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The Quest To End A 73-Year-Old Gaelic Football Curse Starts In The Bronx

Mayo , Ireland - 17 March 2024; Mayo players stand for Amhrán na bhFiann before the Allianz Football League Division 1 match between Mayo and Derry at Hastings Insurance MacHale Park in Castlebar, Mayo.
Piaras Ó Mídheach/Sportsfile via Getty Images

The 2024 rendition of the All-Ireland Football Championship tournament gets underway this weekend with the featured match taking place in ... the Bronx? 

Yup. A Gaelic Athletic Association (GAA) squad representing County Mayo plays New York GAA in a Connacht province quarterfinal football match on Sunday at Gaelic Park.

The All-Ireland football championship has been contested since 1887, and began as a competition for teams representing the 32 counties of Ireland before England broke the island into pieces (there are now 26 counties in the Republic of Ireland plus six in Northern Ireland). But late in the last century, GAA brass threw a bone to Irish expats, adding teams from New York and London to the mix. The first step in the quest for an All-Ireland comes with the provincial championships held in each of the country’s four provinces. For competitive purposes, the offshore New York and London teams were put in the Connacht Province alongside Mayo, Galway, Sligo, Leitrim, and Roscommon. So once a year on the tournament’s opening weekend, a team leaves Ireland for New York. Much as all my grandparents crossed the pond a century and change ago, only my kin was fleeing British oppression and the multi-generational destitution foisted on Ireland by the evil imperialists, not coming over to play a game. But otherwise, pretty similar.

This year, it’s Mayo’s turn. Even with no obvious marketing, the Mayo-New York match sold out quickly. Gaelic Park has an official capacity of just 2,000 (though match-day crowds seem far larger), so if you don’t already have a ticket, don’t bother looking. I missed the original sale, and I’ve been checking secondary markets all week without getting a whiff.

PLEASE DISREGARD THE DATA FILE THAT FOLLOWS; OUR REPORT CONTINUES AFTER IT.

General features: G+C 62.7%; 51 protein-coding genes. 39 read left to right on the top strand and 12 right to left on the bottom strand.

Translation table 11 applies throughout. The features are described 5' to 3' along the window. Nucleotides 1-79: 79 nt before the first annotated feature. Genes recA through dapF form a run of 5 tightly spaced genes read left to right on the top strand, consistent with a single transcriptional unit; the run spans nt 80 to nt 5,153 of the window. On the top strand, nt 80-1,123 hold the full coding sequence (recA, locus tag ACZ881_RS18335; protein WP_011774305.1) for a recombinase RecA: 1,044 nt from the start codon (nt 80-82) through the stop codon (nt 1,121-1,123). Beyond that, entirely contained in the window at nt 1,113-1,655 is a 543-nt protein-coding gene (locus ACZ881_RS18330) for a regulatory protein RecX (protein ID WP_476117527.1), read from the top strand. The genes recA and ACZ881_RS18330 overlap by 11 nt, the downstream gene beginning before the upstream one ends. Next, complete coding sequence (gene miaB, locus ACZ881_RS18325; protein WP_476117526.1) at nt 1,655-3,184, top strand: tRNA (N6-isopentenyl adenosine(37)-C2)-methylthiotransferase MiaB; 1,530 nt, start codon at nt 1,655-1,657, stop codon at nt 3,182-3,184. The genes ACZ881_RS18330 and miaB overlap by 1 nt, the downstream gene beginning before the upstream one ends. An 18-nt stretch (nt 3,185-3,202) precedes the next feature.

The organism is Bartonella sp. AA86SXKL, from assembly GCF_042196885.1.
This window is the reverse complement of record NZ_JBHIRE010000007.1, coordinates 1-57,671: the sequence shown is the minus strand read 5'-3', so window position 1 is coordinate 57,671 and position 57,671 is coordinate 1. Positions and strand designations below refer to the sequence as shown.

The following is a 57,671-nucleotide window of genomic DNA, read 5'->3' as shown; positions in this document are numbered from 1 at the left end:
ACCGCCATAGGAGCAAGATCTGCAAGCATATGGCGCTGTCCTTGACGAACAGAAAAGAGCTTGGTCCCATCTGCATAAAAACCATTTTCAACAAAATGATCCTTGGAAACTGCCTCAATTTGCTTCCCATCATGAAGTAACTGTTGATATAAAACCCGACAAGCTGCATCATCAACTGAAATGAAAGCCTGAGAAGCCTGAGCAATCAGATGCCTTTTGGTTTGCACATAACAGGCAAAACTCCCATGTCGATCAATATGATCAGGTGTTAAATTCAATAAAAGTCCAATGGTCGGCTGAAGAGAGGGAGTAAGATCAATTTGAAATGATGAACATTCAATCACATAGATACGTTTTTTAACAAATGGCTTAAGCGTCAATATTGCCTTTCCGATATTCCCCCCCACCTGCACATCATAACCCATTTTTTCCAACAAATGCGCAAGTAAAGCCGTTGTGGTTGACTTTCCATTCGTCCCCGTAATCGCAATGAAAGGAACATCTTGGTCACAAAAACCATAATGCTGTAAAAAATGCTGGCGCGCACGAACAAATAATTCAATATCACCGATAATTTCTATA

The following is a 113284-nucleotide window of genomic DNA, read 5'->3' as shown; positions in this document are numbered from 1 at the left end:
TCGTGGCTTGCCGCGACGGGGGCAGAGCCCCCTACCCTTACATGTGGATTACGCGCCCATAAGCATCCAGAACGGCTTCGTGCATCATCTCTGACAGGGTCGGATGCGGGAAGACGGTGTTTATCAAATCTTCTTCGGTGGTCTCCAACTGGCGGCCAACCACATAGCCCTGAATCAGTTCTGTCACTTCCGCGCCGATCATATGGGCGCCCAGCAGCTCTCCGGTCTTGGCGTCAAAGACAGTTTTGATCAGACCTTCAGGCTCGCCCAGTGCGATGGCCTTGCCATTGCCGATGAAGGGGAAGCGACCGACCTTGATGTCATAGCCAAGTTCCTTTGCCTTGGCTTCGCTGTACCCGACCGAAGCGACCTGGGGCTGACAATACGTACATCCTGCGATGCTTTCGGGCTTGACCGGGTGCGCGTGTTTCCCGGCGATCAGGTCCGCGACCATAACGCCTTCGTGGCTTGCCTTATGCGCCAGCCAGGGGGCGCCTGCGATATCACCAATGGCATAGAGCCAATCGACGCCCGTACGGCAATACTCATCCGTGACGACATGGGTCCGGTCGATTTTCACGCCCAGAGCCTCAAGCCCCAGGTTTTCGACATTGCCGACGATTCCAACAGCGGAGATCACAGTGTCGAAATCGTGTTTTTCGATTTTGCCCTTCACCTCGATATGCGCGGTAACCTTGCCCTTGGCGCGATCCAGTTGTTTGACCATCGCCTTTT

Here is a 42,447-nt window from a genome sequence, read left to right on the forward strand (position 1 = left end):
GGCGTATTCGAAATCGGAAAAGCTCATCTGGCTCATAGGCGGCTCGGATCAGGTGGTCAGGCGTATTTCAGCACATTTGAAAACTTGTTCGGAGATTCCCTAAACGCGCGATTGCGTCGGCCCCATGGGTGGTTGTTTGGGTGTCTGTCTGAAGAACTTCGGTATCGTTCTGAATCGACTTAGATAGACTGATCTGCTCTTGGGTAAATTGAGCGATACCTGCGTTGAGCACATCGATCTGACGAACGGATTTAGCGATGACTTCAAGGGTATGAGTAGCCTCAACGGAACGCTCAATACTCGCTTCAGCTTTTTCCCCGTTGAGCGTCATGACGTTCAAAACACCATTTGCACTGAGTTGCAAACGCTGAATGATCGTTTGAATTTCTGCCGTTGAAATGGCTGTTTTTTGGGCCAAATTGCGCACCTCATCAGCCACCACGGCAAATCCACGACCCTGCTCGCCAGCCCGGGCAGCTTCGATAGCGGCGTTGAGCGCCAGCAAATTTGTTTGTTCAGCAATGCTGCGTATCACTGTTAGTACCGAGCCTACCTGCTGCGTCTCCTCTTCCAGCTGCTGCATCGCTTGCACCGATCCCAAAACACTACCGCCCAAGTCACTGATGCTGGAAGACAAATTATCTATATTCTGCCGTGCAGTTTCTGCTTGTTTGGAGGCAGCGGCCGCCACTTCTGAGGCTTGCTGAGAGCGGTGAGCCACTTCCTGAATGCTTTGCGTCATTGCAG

That’s not a complete shocker. The ancient sport has traditionally gotten attention exclusively in Gaelophile circles, but has broken contain a couple times of late: Three GAA footballers were brought in for the NFL combine last month to try out for kicking jobs, and The Athletic’s Kalyn Kahler broke the news that Charlie Smyth, a goalie for the County Down squad, was signed last week by the New Orleans Saints. 

Plus, the Mayo team is among Gaelic football’s most beloved squads, and already had maybe the biggest fan base in the sport even before becoming the subject of international interest last year. That came when Joe Biden, whose ancestors and lots of living relatives hail from the county, turned the final speech of his lengthy Ireland visit into a pep rally for the home team’s All-Ireland quest. “Mayo for Sam! Mayo for Sam!” Biden shouted, a reference to the Sam Maguire Cup given each year to the tournament winner.